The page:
It seems that the winter of 2014 is not much different from the winter of 2010 when these images were taken. I’ve lost count as to how many storms we’ve had to date, and there are more in the forecast.
Nature takes on beautiful shapes. Far away, subjects are realistic entities. Close up, they are objects of abstraction.
During this storm the snow had drifted into beautiful peaks, nestled into the corners of the old foot-bridge.
The irony of art. Photographs are appreciated at a more meaningful level when they depict a time-frame a generation ago. If you look at any show currently running at a Chelsea Gallery, you will see what I mean. Viewers of the work reminisce about a time they didn’t know. Or a time they did, but grow nostalgic and only recount the good. These images are also appreciated if what is there in the image no longer exists in reality; people or buildings or parks or cities, just to name a few.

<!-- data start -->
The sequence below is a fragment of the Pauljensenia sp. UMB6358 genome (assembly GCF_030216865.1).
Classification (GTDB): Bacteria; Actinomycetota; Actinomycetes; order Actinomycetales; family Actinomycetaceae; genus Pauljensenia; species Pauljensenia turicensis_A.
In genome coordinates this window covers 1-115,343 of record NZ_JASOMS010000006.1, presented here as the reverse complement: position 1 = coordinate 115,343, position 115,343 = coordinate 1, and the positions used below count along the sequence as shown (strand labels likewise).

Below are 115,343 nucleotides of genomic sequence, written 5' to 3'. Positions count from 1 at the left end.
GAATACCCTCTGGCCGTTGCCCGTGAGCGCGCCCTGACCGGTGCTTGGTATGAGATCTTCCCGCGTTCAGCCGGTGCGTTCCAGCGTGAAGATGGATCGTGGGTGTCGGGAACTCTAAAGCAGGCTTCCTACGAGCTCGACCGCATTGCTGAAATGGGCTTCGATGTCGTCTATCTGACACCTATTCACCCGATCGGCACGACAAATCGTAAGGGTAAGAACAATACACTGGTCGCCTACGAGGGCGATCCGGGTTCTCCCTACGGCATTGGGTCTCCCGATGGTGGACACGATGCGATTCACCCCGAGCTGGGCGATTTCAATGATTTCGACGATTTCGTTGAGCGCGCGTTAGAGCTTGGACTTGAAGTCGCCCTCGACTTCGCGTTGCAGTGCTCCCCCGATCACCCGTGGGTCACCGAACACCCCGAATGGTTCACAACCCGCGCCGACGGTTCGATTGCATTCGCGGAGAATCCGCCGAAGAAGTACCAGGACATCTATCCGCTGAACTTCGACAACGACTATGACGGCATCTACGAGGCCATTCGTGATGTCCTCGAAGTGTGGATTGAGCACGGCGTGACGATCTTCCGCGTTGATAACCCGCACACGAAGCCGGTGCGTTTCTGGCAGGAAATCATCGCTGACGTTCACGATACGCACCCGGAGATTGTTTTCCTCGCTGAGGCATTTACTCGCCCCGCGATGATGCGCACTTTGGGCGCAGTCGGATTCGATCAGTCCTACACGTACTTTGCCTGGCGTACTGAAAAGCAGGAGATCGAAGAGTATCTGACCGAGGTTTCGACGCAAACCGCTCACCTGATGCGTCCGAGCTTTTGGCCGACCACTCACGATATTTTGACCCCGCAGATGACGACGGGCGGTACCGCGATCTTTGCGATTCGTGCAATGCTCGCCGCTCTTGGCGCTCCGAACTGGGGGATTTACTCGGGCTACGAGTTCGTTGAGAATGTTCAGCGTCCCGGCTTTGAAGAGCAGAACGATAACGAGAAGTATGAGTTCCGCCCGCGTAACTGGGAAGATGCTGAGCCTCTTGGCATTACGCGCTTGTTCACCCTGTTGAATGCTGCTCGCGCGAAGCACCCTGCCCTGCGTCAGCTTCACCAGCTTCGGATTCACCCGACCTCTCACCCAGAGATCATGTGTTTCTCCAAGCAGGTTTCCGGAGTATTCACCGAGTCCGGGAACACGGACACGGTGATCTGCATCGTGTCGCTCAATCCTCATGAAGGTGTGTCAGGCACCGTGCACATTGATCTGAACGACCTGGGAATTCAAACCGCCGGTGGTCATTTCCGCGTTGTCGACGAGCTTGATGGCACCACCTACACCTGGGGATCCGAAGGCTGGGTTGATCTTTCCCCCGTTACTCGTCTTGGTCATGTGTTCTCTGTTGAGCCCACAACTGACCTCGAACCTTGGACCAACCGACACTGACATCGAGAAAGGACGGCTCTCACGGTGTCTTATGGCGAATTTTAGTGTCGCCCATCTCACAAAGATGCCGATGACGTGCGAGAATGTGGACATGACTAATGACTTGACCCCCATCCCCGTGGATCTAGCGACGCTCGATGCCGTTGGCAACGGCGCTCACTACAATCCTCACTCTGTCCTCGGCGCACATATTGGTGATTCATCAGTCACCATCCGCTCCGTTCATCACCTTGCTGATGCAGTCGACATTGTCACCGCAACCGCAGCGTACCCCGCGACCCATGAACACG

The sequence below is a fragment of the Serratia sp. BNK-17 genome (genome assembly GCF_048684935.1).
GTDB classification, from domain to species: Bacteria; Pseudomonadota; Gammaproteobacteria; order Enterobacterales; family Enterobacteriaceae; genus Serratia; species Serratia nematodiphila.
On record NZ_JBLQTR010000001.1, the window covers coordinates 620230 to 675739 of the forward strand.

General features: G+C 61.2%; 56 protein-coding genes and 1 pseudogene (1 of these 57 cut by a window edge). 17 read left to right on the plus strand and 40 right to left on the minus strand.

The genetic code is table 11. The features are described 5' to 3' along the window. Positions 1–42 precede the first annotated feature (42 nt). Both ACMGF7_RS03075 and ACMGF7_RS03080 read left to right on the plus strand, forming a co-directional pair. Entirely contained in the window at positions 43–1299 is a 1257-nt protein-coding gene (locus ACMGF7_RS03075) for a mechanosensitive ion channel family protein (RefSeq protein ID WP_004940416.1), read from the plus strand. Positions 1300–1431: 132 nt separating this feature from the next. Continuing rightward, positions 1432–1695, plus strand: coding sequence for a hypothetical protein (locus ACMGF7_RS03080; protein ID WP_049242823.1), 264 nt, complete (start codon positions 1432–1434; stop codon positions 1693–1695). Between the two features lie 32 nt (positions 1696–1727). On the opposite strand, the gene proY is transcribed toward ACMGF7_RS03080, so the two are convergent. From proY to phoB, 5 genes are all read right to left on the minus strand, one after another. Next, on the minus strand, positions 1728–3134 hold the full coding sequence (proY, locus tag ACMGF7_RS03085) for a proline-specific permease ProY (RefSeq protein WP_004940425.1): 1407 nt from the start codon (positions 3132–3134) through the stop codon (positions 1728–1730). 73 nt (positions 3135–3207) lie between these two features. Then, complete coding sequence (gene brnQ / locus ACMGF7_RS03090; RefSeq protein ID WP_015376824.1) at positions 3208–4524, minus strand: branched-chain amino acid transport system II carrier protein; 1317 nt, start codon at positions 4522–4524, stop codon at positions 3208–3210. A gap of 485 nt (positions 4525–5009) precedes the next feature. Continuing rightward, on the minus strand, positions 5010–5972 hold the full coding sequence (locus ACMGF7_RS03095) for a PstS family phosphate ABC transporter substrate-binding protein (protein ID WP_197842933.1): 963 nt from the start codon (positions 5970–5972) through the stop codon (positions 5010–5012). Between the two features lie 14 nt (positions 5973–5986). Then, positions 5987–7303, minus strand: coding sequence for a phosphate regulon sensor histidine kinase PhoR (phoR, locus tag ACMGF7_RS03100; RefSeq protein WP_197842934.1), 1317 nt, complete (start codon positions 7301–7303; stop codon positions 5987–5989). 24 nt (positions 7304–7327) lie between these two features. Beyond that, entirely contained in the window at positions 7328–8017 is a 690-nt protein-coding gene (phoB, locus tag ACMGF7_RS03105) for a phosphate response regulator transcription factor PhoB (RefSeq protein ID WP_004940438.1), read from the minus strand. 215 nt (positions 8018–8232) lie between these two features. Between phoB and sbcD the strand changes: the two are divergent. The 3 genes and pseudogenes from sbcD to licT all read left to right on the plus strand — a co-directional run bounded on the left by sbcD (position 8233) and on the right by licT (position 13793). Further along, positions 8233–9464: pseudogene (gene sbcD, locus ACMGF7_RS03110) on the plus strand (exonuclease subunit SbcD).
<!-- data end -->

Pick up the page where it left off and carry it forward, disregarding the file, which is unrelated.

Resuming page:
The appreciation is usually stated with emotion; the details of that time are eliminated and anything ugly is virtually nonexistent. It seems difficult for contemporary work to resonate with viewers in the same way since the work still needs to find its place in history-it doesn’t hold the full meaning of the time until the time has passed us by. This holds true for 2014 as it did in 1914 as it did in 1814 as it did…you get what I mean. Case in point, Vincent Van Gogh.
The winter of 2010 was a snowy one, three serious storms alone in the month of February.
On most inclement weather days I find myself more often than not photographing the blizzards and hurricanes. Partially because of the excitement of the event, partially because there are very few people out in these conditions. And as much as I enjoy the rhythm of the city, empty streets on these occasions are a wonderful change.